to the origin at the antenna. Most radar displays include one or two of these quantities as coordinates of
the crt face.
The actual range of a target from the radar, whether on the ground, in the water, or in the air is
known as SLANT RANGE. The majority of displays use as one coordinate the value of slant range, its
horizontal projection (GROUND RANGE), or its vertical projection (ALTITUDE). Since slant range is
involved in every radar situation, it inevitably appears in at least one display on every set. Slant range is
the coordinate that is duplicated most often when more than one type of display is used. This is partly
because displays presenting range have the highest signal-to-noise discrimination and partly for
Range is displayed by means of a linear time-base sweep, starting from a given point or line at a
definite time in each pulse cycle. Thus, distances along this range sweep actually measure slant range.
The sweep speed determines the scale factor, which relates the distance on the tube to actual range. The
sweep length is the total distance represented. Distances are expressed in miles (statute or nautical) or
yards. The origin of the range sweep may be on or off the tube face.
The angle at which the antenna is pointing, either in azimuth or elevation, may provide two-
dimensional information in the display; that is, range and azimuth, or range and elevation.
A radar indicator, sometimes called a radar repeater, acts as the master timing device in analyzing
the return of the video in a radar system. It also provides that capability to various other locations
physically remote from the radar system. Each indicator should have the ability to select the outputs from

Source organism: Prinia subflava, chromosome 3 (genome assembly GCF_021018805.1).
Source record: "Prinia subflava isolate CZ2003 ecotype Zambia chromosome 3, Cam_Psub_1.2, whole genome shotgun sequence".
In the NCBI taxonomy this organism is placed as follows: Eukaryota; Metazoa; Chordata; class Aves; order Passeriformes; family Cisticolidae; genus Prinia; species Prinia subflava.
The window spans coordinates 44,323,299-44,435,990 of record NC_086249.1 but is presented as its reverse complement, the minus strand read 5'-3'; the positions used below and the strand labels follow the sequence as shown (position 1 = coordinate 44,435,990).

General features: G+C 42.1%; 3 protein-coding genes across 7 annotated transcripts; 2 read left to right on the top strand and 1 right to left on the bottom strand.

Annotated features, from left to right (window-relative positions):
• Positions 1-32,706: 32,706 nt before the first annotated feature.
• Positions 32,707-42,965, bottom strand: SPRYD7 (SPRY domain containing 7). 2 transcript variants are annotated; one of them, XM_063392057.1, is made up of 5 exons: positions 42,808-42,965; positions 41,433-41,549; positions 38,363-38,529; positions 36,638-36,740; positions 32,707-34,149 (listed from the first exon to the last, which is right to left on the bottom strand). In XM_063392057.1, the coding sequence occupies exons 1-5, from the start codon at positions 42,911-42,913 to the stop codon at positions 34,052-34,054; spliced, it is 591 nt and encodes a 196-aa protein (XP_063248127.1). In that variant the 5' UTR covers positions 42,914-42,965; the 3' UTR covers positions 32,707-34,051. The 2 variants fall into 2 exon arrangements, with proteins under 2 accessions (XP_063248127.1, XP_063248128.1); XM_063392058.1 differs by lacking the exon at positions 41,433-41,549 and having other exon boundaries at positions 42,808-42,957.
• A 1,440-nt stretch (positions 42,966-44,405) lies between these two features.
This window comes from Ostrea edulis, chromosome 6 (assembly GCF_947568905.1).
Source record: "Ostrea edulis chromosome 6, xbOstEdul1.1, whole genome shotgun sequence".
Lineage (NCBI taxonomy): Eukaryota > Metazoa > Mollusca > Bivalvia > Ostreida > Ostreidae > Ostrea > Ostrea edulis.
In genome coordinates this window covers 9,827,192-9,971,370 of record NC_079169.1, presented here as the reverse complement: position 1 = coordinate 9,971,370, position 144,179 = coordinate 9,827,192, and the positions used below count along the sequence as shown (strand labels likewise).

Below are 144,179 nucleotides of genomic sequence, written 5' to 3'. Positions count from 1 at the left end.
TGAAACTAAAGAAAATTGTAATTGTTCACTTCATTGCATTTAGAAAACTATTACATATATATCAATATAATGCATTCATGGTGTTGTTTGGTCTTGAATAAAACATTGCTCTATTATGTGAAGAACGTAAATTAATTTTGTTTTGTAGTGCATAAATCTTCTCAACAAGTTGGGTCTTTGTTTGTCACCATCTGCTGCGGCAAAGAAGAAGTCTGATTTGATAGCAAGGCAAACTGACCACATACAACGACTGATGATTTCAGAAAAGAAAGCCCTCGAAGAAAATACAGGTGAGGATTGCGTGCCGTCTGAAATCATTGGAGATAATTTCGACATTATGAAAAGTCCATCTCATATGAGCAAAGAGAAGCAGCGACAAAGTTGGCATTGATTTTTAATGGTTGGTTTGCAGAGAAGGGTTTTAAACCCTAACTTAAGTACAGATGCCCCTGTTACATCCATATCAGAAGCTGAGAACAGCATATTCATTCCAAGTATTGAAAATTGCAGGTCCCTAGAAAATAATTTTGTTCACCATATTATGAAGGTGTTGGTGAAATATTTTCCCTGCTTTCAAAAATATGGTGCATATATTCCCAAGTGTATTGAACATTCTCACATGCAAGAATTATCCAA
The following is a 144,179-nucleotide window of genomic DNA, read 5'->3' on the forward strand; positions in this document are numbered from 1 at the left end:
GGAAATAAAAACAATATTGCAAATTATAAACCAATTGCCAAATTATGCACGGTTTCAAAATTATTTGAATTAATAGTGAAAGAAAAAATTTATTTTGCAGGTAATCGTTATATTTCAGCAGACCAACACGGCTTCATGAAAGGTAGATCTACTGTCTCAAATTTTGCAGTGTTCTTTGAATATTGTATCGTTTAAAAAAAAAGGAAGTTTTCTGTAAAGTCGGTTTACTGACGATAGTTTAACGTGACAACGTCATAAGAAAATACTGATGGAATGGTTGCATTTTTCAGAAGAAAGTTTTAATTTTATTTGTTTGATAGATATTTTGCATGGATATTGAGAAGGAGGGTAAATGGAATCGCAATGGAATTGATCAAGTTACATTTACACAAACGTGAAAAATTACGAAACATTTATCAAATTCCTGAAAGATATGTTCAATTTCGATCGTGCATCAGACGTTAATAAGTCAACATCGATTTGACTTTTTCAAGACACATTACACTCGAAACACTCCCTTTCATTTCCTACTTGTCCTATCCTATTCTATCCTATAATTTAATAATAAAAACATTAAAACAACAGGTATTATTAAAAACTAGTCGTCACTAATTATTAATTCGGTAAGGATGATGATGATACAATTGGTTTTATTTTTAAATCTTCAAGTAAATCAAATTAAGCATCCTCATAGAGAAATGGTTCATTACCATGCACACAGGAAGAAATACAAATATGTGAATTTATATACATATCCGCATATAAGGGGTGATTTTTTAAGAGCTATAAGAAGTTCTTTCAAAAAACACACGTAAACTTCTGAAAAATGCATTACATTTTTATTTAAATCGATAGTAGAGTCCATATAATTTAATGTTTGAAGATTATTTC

any desired radar system aboard the ship. This is usually accomplished by the use of a RADAR
DISTRIBUTION SWITCHBOARD. The switchboard contains a switching arrangement that has inputs
from each radar system aboard ship and provides outputs to each repeater. The radar desired is selected by
means of a selector switch on the repeater. For the repeater to present correct target position data, the
indicator must have the following three inputs from the selected radar:
1. Trigger timing pulses. These pulses ensure that the sweep on the repeater starts from its point of
origin each time the radar transmits. As discussed earlier, the repeater displays all targets at their
actual range from the ship based on the time lapse between the instant of transmission and the
instant the target's echo is received.
2. The returning echo. The echo, in rf form, is detected (converted to a video signal) by the radar
receiver and applied to the repeater.
3. Antenna information. The angular sweep position of a plan position indicator (ppi) repeater must
be synchronized to the angular position of the radar antenna to display target bearing (azimuth)
The three most common types of displays, called scopes, are the A-scope, the RANGE-HEIGHT
INDICATOR (RHI) SCOPE, and the PLAN POSITION INDICATOR (PPI) SCOPE. The primary
function of these displays will be discussed in this section. However, detailed descriptions will be limited
to the ppi scope, which is the most common display.
THE A SCOPE
The A-scope display, shown in figure 3-1, presents only the range to the target and the relative
strength of the echo. Such a display is normally used in weapons control radar systems. The bearing and
elevation angles are presented as dial or digital readouts that correspond to the actual physical position of